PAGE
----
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4 Ways to Reduce Your Stress This Holiday Season

Find out how to maintain your sanity at this crazy time of year.

Although this is one of my favorite times of the year, it can be downright stressful for most people. Students face intense final exams, professors have a mountain of papers to grade, and people in all professions have deadlines, parties, activities, presents to buy, traditions to keep, and a million other things to do. I’ll admit that I’m feeling some stress right now myself and so although I actually have 8 ideas to share with you, I’m going to divide this post into two parts: I’ll cover the first four ideas today and the last four ideas on Thursday.  Here goes.

1. Make a List, Prioritize, and Plan

 A lot of the stress we experience comes from just sensing that there is more to do than we can handle in the time we have. It can be extremely helpful to just make a list of everything that you need to do and everywhere you need to be. Once you have such a list, you can breathe a little sigh of relief that at least you have collected all your thoughts and stresses into one place. Next, prioritize the list you have made by putting 1s in front of the most urgent/important tasks, 2s in front of those that aren’t as urgent, and 3s in front of the least urgent tasks. Finally, make a plan and strategy to attack the most urgent/important tasks first and follow your plan.

2. Simplify Your Life

I’d encourage you to go over you the list you made and really decide if that is even something you should even worry about doing at all. Sometimes we get really ambitious during the holidays, we think that we have to do X, Y, and Z for Christmas to be special and meaningful. Sometimes it’s best just to simplify your life and cut down on the amount of activities you are doing—especially if it’s stressing you out. Just ask yourself, would everyone be really offended if I didn’t send out Christmas cards this year (probably most people wouldn’t even notice)? Do I really need to feel obligated to get presents for all of these neighbors who then feel obligated to get me a present? Is this tradition really worth all the time and stress? Is there a simpler or less time-consuming tradition we could replace it with? Asking yourself these kinds of questions can help you to feel better about just outright crossing several things off your list altogether, alleviating much of the stress you are feeling.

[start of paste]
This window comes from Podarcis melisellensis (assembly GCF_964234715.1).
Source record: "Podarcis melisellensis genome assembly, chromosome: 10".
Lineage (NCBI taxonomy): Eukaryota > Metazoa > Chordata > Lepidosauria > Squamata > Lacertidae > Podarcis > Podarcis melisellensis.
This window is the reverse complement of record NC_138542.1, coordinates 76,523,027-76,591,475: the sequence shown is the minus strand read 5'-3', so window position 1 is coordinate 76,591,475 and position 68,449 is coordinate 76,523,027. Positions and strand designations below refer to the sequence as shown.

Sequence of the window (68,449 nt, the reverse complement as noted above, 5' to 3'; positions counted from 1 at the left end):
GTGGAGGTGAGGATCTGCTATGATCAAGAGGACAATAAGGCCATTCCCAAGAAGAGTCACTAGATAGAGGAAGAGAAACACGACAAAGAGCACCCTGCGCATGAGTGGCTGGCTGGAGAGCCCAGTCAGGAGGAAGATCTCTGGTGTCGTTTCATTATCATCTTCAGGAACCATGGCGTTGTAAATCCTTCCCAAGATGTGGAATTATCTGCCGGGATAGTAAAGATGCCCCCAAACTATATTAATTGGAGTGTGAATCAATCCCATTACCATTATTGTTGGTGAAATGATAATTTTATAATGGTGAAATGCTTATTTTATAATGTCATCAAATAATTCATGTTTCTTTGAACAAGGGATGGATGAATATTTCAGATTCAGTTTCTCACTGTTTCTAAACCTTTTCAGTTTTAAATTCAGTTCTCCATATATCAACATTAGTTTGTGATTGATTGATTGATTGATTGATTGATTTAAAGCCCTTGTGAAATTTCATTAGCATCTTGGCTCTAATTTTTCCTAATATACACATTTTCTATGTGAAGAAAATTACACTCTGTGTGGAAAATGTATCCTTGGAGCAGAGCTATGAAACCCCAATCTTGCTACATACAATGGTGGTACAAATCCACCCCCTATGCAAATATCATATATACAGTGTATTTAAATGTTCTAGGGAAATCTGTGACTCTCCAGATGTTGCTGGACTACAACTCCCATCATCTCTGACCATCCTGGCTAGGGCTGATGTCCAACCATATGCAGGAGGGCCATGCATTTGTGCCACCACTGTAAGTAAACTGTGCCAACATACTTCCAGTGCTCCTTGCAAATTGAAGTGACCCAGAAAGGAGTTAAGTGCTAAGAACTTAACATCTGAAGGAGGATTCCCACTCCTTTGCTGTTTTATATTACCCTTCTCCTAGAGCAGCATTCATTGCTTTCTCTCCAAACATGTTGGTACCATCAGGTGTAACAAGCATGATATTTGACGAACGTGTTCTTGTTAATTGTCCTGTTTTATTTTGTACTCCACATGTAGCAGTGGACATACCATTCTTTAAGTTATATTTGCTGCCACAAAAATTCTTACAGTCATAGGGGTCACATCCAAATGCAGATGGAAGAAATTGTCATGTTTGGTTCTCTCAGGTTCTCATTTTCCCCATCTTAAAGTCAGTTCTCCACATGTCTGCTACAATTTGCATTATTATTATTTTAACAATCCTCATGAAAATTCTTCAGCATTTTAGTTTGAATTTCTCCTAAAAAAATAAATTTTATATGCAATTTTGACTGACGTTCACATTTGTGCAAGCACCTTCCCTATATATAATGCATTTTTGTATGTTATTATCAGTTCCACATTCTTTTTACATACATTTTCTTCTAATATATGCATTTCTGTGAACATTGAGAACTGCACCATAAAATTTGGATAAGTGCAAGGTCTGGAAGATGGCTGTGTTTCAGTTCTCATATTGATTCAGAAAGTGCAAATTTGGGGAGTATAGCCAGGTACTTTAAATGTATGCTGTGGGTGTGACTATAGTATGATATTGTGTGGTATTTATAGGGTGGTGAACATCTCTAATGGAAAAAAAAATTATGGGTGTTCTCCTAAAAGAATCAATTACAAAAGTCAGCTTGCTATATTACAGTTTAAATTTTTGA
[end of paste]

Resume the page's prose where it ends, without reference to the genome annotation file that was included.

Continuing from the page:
3. Get Some Exercise

In an earlier post about living a balanced life, I discussed the importance of sharpening the saw. Sometimes we push and push to do more and more without really taking care of ourselves and we become like the dull saw that is worn from overuse and not good for much. It sometimes can be easy to forget to exercise, especially when it’s really cold outside. Maybe try a new activity that capitalizes on cold weather such as snoeshoing, cross-country skiing, sledding, ice-skating, caroling, etc. If you’d rather not be outside, look into some local or university gyms or get yourself a stationary bike or stair stepper as an early Christmas present and exercise while watching your traditional holiday favorites! Make sure to plan ahead regarding when you will fit some exercise (even if it’s just 10 minutes) into your daily schedule this holiday season. I can’t think of much of anything better for alleviating stress than exercise!

4. Lower Your Expectations

Sometimes we just have far too high of expectations for the holidays and this can add significant stress to our lives. Happiness researcher Sonja Lyubiomirsky in her post, “Why Aren’t we Happier During the Holidays?” suggests that we look forward to the holidays all year long and make huge plans with gigantic expectations. However, this is not always a good thing. She says that “Science shows, however, that high expectations are frequently both erroneous and toxic. Toxic because they may lead to letdown and even depression. Erroneous because we focus too much on the salient high points (e.g., the vacation, voyage, or feast) and too little on the quotidian chores, uplifts, and hassles that are what influence our happiness the most. Researchers have found that annoyances are worse than calamities and that daily delights impact our well-being more than major events.” The holidays are full of extra hassles and challenges that we often forget about. If we can lower our expectations and expect the hassles and setback--even plan for them--we will be much less stressed this holiday season.

On Thursday I will describe four more ideas for reducing your holiday stress this year. Until then, remember to make a list, simplify life, exercise, and lower your expectations!

Nathaniel Lambert, Ph.D., is an Assistant Professor at the School of Family Life at Brigham Young University. 

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